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Panthea - Ksar Ghilane, Southern Tunisia

The Panthea is a hotel that has done away with the eyesore of bedrooms. All guests are accomodated in tents, whose taut swept lines of canvas form an undulating octagon, seemingly halfway between a spaceship and a nomad encampment. The elegance of these tented bedrooms fills the guests with a gentle pride as they amble along sandy paths. The only buildings above ground are the domed restaurant, an arcaded bar and a tall viewing tower (modelled on the watchtower's of Chad). These three buildings are framed by palm and olive trees as is the large swimming pool. The grounds are further defined by irrigation rills and the neat dry stone walls that are such a feature of the dry farming techniques of the Matmat hills.

Returning back from breakfast I noticed that all the footprints on the sand paths had been swept away by palm-frond brushes. The sand had been re-ordered into arabesque swirls while the fallen fruit from the ancient olive and palm had been swept into neat piles like some casual sculpture by Andy Goldsworthy. It was all of a piece with the meditative calm of the site.

You come to the Panthea to experience something of the surrounding desert especially at the magical hours of dawn and dusk. Just a half hours camel ride to the north stands the isolated Roman fortress of Ksar Ghilane. This oasis was technically beyond the frontier of Roman North Africa though a mounted squadron here kept a watch on the movements of the free tribes of the Sahara.

Think twice about coming here in July and August as much to avoid the summer season jeep-tours as the heat. May and September are perhaps the best months as far as the weather is concerned though I also love the winter months with their calm days and cold nights.

The Panthea lies on the edge of the oasis palmery of Ksar Ghilane overlooking the outlying sand dunes of the Great Eastern Erg. It is not accessible by bus, train, aeroplane or for that matter by hire-car. You have to come by camel or a four-wheel drive vehicle. There are three main approaches. The least used but most romantic arrival is on a five day camel trek across the northern corner of the Great Eastern Erg from Douz. The most direct route from the nearest airport (on the isle of Jerba) is a half day drive over the Matmata hills. Another approach is by following the rough but passable dirt road that leaves the market town of El Hamma and for 90km follows a buried pipeline.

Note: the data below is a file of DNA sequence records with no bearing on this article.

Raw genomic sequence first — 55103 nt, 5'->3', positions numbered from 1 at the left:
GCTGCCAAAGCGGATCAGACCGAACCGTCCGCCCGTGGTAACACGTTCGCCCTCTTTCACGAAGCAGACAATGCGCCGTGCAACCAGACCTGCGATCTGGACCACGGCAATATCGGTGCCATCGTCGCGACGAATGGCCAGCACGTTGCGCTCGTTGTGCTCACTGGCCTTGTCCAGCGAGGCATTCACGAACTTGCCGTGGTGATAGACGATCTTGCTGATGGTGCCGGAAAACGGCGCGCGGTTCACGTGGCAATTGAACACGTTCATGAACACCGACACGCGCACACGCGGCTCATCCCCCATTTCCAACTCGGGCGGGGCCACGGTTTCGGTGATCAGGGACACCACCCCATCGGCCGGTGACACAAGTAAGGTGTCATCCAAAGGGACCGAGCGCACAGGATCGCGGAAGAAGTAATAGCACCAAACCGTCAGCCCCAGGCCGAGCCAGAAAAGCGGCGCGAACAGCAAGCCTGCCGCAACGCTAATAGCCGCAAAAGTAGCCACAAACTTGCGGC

Transport: the sandy tracks of the small oasis palmery start from the gates of the Panthea hotel. Local villagers provide camel-hire by the hour, half-day or day as well as evening rides on fiery Arab horses sold as "Balade a des Cheveaux", while another entrepreneur rents out dune buggies. However getting to Ksar Ghilane involves the substantial outlay of hiring a jeep and a driver. Usually cheaper and more effecient to go through a specialist Tunisia travel agent such as Wigmore Travel, 020-7836-4999. Time to International airport: from the British Isles you can fly to the national capital of Tunis in just two and a half hours on a regular weekly schedule run by Tunis Air and GB/British Airways from either Heathrow or Gatwick. At Tunis airport change onto the 35 minute Tuninter internal flight to the island of Jerba. Alternatively look at some of the European national carriers, especially Air France and Luthansa, who have direct flights to Jerba.


Camping has never been this good. The tents are formed from sweptback pale canvas while you sleep within a seperate skin of linen. Apart from the large comfortable double bed the furnishings are kept to a safari like-minimum with a pair of camp chairs, table and a useful day bed set against the linen walls. The only colour allowed in the room is from the killim bedhead and a carpet made from the traditional clothe of a black nomadic tent. Tucked behind the bedhead steps lead down into a fully plumbed bathroom. Aesthetically I could have dumped the heater/air conditioner but it turned out to be vital in coping with the suprising extremes of temperature between a Saharan day and night. Those alarmed about insect ingress can be reassured by the zip door while the tent is actually pitched over a solid concrete floor.


A tent for two with breakfast is 126 Tunisian Dinars (about 65, or 55 if you book on the internet). From this September tents can be booked through the Paris office of Pansea at 7, Rue Alfred de Vigney 75008, tel 00-33-14227-5431, fax 00-33-14227-5434, e-mail "Boisse a club-internet. fr"

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